The Predicted Line: .235 / .310 / .450, 5-8 HR
It's certainly no secret that Jim Thome got off to a slow start this season, and a sore back gave the Phillies an excuse to send him to Clearwater to get more at-bats in.
He was mashing the ball with the Clearwater Threshers and, if all goes according to plan, will be activated in enough time to serve as the club's designated hitter in Interleague Play this weekend.
Serving as the club's DH will do Thome some good, but the real question is just how productive he can be for the rest of the season. I think he'll hit some, but not much.
The Predicted Line: .260 / .330 / .390, 10-12 HR
Though his line may not reflect it, Ty Wigginton has been a pleasant surprise for the Phillies this season.
They acquired him from the Colorado Rockies over the winter hoping that he'd be a powerful right-handed bat off of the bench that could play a few different positions in a pinch to give regulars a breather.
Well, injuries to Ryan Howard and Chase Utley, as well as the fragile health of Placido Polanco, have forced Wigginton into the lineup regularly, and he has provided.
When guys like Howard and Utley return to the lineup, Wigginton will be reduced to more of a reserve role, but that's not a terrible thing for this type of player.
The Predicted Line: .275 / .335 / .460, 8-12 HR
It sounds like an odd thing to say, but losing Laynce Nix to an injury really hurt the Phillies.
Nix suffered a pretty severe calf strain nearly a month ago, and a recent report suggested that he wasn't particularly close to returning to the Phillies. Jimmy Rollins suffered the same injury a few seasons ago and missed more than 50 games.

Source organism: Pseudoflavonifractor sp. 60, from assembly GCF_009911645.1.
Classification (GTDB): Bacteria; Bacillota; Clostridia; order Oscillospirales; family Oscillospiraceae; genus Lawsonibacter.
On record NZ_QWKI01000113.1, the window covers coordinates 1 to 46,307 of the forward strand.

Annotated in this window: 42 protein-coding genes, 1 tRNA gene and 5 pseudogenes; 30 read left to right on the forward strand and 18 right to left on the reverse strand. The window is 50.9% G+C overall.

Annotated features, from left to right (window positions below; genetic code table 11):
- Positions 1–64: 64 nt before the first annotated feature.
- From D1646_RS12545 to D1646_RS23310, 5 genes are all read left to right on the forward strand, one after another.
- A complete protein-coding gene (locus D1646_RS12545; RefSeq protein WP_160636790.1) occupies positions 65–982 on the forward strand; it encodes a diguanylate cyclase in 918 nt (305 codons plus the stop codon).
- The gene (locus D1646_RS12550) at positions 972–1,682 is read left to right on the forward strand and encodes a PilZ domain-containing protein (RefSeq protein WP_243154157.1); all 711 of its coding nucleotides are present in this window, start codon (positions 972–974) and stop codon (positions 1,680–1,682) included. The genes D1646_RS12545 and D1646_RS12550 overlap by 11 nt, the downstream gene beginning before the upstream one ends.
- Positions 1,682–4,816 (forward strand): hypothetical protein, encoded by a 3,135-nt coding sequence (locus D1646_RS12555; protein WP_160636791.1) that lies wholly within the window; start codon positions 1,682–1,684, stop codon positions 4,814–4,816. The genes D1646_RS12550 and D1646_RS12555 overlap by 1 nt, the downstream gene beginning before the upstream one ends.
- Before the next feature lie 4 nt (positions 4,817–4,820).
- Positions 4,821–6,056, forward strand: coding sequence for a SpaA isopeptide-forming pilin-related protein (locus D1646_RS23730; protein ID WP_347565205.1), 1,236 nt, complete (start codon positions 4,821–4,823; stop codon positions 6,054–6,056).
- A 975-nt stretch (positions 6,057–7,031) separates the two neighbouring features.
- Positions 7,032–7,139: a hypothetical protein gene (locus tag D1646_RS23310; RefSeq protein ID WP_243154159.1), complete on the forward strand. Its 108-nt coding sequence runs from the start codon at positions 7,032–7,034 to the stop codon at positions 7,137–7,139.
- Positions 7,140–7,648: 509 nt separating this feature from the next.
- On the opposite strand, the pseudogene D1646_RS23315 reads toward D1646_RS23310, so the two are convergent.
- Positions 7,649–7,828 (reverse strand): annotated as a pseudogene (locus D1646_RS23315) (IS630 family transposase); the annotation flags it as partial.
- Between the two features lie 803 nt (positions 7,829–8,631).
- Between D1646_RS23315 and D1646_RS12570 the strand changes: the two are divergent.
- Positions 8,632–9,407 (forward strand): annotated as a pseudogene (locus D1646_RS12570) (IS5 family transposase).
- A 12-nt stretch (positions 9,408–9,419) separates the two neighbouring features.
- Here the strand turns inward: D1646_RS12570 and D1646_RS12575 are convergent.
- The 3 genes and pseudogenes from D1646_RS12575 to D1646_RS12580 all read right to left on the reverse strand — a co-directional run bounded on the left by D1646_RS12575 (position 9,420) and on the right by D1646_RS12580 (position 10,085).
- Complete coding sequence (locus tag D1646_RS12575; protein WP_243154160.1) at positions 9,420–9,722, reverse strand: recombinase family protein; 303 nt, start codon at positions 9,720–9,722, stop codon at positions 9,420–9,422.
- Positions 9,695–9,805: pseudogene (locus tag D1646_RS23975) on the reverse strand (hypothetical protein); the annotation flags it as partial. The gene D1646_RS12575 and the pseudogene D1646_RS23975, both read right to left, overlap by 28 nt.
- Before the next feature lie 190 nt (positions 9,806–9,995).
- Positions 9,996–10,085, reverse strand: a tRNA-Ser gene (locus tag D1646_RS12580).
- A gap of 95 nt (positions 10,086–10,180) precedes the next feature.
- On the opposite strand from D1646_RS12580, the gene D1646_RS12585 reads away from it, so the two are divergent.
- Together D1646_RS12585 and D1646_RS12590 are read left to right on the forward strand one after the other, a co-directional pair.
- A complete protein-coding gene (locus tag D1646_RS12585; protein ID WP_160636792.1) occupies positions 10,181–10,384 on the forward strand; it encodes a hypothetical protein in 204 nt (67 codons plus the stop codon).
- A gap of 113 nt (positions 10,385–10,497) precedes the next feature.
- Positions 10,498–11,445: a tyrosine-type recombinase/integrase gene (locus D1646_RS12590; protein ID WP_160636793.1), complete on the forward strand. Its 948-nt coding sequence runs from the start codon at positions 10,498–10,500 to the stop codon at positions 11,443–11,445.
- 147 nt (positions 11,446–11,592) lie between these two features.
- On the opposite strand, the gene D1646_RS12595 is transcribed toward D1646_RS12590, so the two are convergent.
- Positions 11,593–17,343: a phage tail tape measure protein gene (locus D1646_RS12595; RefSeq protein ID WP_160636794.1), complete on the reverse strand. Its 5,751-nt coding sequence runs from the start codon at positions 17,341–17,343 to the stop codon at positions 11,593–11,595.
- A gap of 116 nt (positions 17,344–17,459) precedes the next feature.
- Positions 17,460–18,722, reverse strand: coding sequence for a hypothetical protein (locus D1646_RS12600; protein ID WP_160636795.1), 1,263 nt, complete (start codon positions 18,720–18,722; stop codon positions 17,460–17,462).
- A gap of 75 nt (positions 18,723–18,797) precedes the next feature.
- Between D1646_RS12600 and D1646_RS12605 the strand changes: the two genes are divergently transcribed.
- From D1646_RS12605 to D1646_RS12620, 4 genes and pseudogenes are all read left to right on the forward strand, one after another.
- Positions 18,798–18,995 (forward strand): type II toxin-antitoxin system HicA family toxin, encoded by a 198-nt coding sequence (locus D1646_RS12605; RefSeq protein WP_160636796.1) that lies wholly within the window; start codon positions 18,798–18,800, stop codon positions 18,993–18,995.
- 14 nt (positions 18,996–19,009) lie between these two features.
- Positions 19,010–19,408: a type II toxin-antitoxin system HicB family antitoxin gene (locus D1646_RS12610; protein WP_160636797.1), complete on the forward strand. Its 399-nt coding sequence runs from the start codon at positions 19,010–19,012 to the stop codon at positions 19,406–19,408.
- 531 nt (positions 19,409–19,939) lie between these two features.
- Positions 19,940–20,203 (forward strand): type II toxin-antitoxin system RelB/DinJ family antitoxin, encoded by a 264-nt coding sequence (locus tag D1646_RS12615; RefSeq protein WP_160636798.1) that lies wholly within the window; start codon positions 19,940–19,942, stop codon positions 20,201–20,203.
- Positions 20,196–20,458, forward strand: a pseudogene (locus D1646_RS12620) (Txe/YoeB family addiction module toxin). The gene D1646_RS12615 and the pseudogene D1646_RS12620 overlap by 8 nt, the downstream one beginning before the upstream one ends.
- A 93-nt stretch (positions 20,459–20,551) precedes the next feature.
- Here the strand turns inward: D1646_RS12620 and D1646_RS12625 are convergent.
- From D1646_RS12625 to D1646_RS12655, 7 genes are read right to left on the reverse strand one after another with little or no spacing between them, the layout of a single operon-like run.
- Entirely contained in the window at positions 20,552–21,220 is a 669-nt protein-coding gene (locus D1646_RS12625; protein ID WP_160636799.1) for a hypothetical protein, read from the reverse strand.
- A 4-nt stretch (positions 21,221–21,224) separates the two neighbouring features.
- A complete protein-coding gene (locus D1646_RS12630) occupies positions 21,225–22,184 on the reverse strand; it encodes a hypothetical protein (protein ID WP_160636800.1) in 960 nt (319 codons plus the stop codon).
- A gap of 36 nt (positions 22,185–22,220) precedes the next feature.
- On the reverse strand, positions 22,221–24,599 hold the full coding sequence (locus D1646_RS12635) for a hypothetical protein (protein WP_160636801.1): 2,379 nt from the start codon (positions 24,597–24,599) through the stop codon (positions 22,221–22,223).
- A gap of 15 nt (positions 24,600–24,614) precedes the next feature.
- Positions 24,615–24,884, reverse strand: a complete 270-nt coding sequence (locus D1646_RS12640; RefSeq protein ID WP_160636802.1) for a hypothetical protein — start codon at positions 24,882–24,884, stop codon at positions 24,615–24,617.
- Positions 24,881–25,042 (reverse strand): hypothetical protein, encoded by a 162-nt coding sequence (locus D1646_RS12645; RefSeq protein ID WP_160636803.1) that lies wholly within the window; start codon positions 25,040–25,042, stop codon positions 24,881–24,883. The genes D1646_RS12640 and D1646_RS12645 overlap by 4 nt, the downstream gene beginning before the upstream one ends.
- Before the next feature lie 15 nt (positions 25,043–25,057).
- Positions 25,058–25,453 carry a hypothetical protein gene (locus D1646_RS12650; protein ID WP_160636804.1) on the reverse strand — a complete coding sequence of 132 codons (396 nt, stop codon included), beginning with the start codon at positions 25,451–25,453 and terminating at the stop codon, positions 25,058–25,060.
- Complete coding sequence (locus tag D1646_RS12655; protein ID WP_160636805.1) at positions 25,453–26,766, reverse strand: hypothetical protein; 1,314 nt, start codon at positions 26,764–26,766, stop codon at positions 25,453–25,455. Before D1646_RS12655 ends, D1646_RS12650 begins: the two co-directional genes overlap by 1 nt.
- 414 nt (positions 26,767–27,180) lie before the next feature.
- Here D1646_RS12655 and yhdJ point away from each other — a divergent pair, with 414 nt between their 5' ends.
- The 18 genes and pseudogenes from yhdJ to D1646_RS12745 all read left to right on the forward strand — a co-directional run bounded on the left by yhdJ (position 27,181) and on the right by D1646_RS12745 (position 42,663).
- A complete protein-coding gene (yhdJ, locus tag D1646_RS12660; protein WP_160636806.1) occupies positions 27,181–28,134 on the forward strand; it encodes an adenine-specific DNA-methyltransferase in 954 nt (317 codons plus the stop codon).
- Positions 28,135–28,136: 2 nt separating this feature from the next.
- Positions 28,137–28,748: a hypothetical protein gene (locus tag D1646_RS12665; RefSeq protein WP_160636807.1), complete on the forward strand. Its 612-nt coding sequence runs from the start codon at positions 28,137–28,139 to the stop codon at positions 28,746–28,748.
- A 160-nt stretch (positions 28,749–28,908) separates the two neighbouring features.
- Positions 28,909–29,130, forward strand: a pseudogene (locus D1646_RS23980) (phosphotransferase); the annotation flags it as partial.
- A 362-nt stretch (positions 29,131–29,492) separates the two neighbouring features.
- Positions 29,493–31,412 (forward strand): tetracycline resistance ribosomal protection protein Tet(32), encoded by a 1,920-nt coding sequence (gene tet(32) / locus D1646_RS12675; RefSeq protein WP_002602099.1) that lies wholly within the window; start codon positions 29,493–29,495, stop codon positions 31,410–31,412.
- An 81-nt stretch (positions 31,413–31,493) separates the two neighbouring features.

There may be some good news, however. Nix was recently spotted doing some light exercise in the outfield consisting of light jogging, etc. It's not "baseball activities," but it's something.
Nix was hitting the ball very well when he hit the disabled list, and the Phillies hope he can pick up where he left off.
The Predicted Line: .255 / .310 / .370, 5-8 HR
Before we get started here, I gave Freddy Galvis an asterisk in the title of this slide. That's be cause the Phillies are likely to carry just five bench players when all of their injured players return. Of course, that doesn't count for potential injuries and such, but if the entire roster is healthy when the time comes, Galvis or John Mayberry Jr. may be a roster victim.
But that's a conversation for a later date. In the meantime, we'll operate as though both will be hanging around.
Galvis has been impressive this season, particularly with the glove where he manages to do something incredible seemingly night in and night out.
The bat has been somewhat of a different story, though, he hasn't hurt the Phillies nearly as bad as some (myself included) thought he would. Galvis has shown extra base power and improving discipline at the plate.